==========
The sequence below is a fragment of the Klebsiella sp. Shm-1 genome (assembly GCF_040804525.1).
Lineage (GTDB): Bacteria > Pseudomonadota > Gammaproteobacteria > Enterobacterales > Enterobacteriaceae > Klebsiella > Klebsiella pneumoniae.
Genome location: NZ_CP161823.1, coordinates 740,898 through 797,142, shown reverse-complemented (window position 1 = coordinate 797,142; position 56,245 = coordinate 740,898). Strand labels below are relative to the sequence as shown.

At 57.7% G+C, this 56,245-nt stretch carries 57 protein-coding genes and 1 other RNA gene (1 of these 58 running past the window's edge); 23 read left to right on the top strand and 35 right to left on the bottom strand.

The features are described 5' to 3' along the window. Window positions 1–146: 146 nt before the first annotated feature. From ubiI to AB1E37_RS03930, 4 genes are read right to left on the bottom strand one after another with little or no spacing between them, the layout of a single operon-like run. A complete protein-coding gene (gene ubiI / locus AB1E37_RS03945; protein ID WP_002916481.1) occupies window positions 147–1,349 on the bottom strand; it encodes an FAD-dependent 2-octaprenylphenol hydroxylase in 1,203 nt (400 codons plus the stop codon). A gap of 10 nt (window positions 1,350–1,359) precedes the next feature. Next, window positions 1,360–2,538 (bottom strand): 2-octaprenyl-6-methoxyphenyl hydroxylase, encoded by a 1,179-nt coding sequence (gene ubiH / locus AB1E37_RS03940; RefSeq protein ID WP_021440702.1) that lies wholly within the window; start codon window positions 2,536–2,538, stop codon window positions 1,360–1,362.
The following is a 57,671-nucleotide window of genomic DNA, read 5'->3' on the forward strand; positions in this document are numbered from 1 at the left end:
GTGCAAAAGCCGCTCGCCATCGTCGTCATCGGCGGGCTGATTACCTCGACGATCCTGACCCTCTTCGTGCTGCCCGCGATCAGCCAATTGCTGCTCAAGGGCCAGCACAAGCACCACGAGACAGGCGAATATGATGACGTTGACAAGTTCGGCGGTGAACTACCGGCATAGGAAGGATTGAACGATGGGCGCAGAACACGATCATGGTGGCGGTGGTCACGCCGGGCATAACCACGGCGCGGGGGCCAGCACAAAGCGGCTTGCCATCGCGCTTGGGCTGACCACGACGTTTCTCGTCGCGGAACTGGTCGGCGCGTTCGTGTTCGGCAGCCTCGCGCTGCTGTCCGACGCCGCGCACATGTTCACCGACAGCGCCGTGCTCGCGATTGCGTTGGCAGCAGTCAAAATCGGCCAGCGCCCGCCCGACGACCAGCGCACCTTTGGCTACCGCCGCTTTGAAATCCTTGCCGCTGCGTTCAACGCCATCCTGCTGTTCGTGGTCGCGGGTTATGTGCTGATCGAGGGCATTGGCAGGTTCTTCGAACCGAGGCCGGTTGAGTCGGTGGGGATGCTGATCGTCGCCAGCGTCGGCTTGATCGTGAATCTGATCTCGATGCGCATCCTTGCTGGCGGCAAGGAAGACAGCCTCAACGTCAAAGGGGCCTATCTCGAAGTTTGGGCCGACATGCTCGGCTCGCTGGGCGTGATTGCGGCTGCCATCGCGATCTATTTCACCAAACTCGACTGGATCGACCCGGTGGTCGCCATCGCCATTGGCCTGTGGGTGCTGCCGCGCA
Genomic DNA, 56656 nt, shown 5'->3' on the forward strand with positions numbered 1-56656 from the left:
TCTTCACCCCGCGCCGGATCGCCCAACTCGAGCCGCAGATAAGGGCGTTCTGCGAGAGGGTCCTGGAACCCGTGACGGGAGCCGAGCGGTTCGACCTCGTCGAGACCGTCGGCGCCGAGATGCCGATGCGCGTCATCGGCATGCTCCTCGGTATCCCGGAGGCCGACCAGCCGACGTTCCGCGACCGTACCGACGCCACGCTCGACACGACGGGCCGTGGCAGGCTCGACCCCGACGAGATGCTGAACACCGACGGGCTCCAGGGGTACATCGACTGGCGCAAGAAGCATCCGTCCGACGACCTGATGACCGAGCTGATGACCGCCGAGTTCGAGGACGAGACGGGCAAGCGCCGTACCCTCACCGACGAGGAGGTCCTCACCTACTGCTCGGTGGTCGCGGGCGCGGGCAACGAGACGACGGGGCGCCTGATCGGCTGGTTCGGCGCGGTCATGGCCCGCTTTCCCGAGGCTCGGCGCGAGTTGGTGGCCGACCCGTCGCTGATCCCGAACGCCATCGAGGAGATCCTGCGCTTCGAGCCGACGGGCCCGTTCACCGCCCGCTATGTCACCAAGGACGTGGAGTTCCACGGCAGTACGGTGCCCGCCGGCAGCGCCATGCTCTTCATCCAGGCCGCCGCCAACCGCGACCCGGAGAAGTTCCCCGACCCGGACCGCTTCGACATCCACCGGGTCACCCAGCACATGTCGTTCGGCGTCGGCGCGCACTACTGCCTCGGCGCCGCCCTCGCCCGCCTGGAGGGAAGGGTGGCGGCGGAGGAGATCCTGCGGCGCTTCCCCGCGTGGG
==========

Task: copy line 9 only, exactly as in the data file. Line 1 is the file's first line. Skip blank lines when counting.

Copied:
TCTTCACCCCGCGCCGGATCGCCCAACTCGAGCCGCAGATAAGGGCGTTCTGCGAGAGGGTCCTGGAACCCGTGACGGGAGCCGAGCGGTTCGACCTCGTCGAGACCGTCGGCGCCGAGATGCCGATGCGCGTCATCGGCATGCTCCTCGGTATCCCGGAGGCCGACCAGCCGACGTTCCGCGACCGTACCGACGCCACGCTCGACACGACGGGCCGTGGCAGGCTCGACCCCGACGAGATGCTGAACACCGACGGGCTCCAGGGGTACATCGACTGGCGCAAGAAGCATCCGTCCGACGACCTGATGACCGAGCTGATGACCGCCGAGTTCGAGGACGAGACGGGCAAGCGCCGTACCCTCACCGACGAGGAGGTCCTCACCTACTGCTCGGTGGTCGCGGGCGCGGGCAACGAGACGACGGGGCGCCTGATCGGCTGGTTCGGCGCGGTCATGGCCCGCTTTCCCGAGGCTCGGCGCGAGTTGGTGGCCGACCCGTCGCTGATCCCGAACGCCATCGAGGAGATCCTGCGCTTCGAGCCGACGGGCCCGTTCACCGCCCGCTATGTCACCAAGGACGTGGAGTTCCACGGCAGTACGGTGCCCGCCGGCAGCGCCATGCTCTTCATCCAGGCCGCCGCCAACCGCGACCCGGAGAAGTTCCCCGACCCGGACCGCTTCGACATCCACCGGGTCACCCAGCACATGTCGTTCGGCGTCGGCGCGCACTACTGCCTCGGCGCCGCCCTCGCCCGCCTGGAGGGAAGGGTGGCGGCGGAGGAGATCCTGCGGCGCTTCCCCGCGTGGG